Recent news reports show that Canada Revenue Agency (CRA) is cracking down on condo flipping in Toronto. It turns out that Canada Revenue Agency is reviewing a few thousand purchase/sale transactions that may potentially involve pre-construction condo flipping.
CRA is determining whether specific formal audits are required in order to uncover tax evaders. Essentially, CRA is cracking down on condo flipping, particularly in the Toronto area. The actual practice of condo flipping is also referred to as “assignment sales” or “shadow flipping”.
Condo flipping is the act of purchasing a condo directly from a developer, and selling the unit to another buyer before the unit is even completed. According to CRA, the profits from flipping any piece of real estate are considered to be taxable as business income or as a capital gain.
Due to tax avoidance, CRA is cracking down on condo flipping
Because of the red-hot real estate markets in Toronto and Vancouver, purchase/sale transactions have been undergoing greater scrutiny by CRA. With experienced audit teams, CRA is cracking down on condo flipping, with a view to preventing the negative effects of realty tax avoidance.
Today, the Canada Revenue Agency has new technologies and computers to effectively access and analyze market data in real estate. Inasmuch as CRA does have a focus on tax avoidance issues, there is added interest in the after-effects of condo flipping with respect to affordability issues.
Affordability crisis in the Toronto and Vancouver markets
The average sale price of a condominium in Toronto rose more than 20% from the previous year.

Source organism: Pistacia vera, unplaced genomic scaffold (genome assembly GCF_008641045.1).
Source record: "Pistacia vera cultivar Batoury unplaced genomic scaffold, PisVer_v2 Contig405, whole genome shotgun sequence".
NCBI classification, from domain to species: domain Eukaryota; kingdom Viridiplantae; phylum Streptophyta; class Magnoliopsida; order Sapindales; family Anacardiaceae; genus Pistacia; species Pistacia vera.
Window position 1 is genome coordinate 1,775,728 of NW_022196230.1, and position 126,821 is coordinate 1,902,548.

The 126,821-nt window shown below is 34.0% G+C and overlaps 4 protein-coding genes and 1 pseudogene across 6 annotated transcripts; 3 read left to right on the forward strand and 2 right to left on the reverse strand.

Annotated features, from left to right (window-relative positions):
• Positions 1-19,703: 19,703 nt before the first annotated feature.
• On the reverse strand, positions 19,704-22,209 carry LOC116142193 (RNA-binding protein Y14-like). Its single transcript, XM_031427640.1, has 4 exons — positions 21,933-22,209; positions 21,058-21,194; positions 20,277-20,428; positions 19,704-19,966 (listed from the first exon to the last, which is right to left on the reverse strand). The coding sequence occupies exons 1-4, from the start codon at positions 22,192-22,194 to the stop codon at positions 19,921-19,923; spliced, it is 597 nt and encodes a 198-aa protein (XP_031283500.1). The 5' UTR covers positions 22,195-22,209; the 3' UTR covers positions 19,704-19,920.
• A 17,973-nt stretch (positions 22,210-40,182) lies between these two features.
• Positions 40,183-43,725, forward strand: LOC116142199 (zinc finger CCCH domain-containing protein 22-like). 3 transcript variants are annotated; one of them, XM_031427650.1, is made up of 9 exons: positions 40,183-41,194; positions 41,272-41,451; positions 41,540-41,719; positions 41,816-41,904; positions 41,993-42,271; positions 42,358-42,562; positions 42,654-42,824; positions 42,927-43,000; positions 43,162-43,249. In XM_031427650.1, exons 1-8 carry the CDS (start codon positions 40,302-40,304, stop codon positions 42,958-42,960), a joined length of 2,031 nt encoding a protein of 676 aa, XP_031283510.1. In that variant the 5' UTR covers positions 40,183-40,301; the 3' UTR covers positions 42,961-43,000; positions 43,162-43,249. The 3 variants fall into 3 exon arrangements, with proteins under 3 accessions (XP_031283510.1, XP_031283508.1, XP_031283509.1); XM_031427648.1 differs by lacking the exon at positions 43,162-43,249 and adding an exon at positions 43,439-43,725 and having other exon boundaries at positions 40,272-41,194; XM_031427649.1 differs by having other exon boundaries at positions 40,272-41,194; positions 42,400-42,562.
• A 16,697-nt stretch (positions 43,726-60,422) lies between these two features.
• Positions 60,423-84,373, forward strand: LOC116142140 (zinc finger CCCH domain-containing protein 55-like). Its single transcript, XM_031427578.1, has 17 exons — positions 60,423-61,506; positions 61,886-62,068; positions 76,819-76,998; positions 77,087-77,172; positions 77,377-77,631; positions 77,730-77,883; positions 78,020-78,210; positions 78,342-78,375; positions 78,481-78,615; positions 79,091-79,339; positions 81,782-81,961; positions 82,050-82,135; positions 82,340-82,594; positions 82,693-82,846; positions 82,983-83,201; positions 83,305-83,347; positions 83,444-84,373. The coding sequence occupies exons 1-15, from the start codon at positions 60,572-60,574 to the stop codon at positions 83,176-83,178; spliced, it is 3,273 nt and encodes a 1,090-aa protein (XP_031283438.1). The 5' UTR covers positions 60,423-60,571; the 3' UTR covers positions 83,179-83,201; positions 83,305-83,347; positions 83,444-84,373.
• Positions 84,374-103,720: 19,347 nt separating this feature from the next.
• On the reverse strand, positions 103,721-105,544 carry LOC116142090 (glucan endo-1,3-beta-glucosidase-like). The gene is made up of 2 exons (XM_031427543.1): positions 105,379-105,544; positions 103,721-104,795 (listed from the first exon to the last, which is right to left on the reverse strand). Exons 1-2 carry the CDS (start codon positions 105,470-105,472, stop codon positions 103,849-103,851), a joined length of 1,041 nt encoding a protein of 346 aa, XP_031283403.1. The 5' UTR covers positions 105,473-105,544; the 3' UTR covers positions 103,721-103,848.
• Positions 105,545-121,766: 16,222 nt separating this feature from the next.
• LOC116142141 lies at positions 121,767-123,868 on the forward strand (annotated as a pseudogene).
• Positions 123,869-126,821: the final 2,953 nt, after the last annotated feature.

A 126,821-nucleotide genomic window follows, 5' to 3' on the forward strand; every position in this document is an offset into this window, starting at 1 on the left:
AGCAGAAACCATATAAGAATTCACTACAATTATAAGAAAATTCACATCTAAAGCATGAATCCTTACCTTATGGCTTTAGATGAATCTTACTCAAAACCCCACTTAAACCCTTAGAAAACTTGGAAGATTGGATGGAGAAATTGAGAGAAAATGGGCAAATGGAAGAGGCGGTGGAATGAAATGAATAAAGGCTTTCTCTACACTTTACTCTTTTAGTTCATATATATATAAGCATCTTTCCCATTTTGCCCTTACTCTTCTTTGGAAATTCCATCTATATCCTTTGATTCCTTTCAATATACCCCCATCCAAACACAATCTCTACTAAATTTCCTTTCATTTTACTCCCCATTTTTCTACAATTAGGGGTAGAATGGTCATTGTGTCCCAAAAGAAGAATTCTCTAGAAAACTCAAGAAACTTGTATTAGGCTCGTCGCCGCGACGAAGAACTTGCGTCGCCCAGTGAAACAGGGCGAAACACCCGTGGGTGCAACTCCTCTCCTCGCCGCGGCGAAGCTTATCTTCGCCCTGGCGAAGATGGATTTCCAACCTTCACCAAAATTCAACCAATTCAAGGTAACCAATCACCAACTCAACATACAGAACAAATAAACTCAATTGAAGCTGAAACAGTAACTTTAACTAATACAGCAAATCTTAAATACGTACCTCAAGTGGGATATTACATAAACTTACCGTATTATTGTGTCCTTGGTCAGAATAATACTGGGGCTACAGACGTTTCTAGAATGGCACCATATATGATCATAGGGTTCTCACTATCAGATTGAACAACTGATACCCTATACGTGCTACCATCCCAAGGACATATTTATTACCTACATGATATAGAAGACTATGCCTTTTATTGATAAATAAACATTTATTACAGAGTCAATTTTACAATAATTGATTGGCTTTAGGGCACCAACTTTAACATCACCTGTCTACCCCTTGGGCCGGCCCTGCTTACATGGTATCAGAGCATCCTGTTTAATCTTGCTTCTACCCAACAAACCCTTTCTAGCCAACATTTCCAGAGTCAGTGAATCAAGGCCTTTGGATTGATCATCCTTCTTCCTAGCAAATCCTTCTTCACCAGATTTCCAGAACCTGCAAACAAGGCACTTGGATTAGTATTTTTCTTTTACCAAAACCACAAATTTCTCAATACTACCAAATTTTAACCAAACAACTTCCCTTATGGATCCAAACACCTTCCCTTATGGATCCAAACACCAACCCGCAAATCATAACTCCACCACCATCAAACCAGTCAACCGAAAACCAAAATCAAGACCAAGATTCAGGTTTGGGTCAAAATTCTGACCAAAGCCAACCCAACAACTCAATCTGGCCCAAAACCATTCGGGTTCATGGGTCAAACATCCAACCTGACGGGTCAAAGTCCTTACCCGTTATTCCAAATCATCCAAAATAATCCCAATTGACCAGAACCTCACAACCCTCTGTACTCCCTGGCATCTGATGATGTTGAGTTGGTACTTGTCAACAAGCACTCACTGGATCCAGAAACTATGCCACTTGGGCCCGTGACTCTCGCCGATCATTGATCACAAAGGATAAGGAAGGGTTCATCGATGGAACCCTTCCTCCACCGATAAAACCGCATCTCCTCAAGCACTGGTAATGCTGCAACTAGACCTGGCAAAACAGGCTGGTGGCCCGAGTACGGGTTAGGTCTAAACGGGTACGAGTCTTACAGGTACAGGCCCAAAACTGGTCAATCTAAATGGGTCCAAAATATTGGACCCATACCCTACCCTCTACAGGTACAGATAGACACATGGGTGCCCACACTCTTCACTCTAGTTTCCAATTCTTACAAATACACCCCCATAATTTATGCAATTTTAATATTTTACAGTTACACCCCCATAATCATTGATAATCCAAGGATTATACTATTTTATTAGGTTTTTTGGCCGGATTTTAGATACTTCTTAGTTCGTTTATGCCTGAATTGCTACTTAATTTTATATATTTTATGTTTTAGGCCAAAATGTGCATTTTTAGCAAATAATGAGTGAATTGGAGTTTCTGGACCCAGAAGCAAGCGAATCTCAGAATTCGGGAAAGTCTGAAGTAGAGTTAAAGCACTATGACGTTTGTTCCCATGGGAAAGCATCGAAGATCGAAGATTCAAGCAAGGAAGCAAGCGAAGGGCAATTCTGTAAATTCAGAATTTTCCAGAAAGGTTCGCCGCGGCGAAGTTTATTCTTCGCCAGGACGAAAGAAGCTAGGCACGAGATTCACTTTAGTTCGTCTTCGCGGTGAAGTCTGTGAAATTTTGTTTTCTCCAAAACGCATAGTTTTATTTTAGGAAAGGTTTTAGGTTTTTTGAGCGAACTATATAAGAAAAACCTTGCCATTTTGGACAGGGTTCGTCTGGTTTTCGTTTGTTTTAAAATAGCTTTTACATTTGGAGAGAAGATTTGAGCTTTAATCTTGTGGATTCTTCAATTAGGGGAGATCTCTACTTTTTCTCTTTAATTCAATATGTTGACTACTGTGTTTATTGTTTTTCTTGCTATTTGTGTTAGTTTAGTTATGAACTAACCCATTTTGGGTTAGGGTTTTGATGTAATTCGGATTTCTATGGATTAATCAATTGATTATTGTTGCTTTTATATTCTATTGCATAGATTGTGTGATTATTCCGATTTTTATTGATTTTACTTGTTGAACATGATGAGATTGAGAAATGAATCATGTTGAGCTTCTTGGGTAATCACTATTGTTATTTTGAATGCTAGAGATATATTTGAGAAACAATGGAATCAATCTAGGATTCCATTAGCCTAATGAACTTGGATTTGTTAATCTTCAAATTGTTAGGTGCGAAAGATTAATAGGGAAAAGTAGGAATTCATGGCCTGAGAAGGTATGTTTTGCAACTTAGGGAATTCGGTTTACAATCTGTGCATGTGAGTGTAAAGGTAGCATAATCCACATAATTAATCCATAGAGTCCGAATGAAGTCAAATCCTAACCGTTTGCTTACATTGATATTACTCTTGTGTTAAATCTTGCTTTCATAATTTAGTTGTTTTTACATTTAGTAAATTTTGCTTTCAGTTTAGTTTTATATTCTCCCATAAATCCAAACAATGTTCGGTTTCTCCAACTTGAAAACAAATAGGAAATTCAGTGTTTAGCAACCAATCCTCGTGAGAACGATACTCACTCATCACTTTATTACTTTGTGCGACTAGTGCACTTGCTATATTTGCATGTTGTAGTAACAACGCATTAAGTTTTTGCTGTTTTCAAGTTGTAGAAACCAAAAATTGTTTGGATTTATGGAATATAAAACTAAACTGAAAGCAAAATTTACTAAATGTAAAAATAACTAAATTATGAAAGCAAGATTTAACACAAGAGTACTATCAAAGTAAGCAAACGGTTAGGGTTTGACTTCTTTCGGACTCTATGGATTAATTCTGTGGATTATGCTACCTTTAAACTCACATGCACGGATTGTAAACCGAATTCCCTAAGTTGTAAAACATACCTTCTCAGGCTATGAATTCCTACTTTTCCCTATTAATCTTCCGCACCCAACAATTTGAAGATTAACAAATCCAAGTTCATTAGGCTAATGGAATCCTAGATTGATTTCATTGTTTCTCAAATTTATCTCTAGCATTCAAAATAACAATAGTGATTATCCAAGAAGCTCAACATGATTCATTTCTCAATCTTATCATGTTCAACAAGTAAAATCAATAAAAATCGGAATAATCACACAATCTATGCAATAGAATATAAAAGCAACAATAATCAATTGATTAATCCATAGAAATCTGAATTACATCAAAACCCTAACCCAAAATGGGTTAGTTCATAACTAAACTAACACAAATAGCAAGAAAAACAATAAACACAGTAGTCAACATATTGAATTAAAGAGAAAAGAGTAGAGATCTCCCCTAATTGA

And while prices in Vancouver tend to be higher, the percentage increase is similar. Some experts have drawn a connection between speculative condo buyers and the dramatic rise in sale prices.
The notion that “condo-flippers” are making money and not paying applicable taxes is disturbing on many fronts. This is exactly why CRA is cracking down on condo flipping. It creates a more balanced market for all buyers and sellers while having an effect on the speculation going on.
Ontario registry for pre-construction condominium sales
The Ontario government would like the Canada Revenue Agency to better enforce disclosure of “assignment sales” in order to prevent tax avoidance. As such, both Ontario and British Columbia have suggested a registry for pre-construction condominium sales (and assignment sales).
Clearly, the registry option is one of many, as the provinces look into effective ways of assisting the federal government with investigation and audits. A registry would enable both provincial and federal governments to ensure full disclosure, therefore discouraging condo flipping.
The perils of pre-construction condominium flipping
Pre-construction condo flipping could well be audited by CRA. And while outstanding taxes will have to be paid, a potentially significant penalty could also be assigned (not to mention criminal charges for tax evasion). Legally, individuals are required to report all real estate sales.
For those who did not properly report real estate sales to CRA, or did not correctly pay taxes on real estate profits, it’s best to address these issues immediately. For some, it may be valuable to employ the services of tax professionals to mitigate any interest or penalty charges.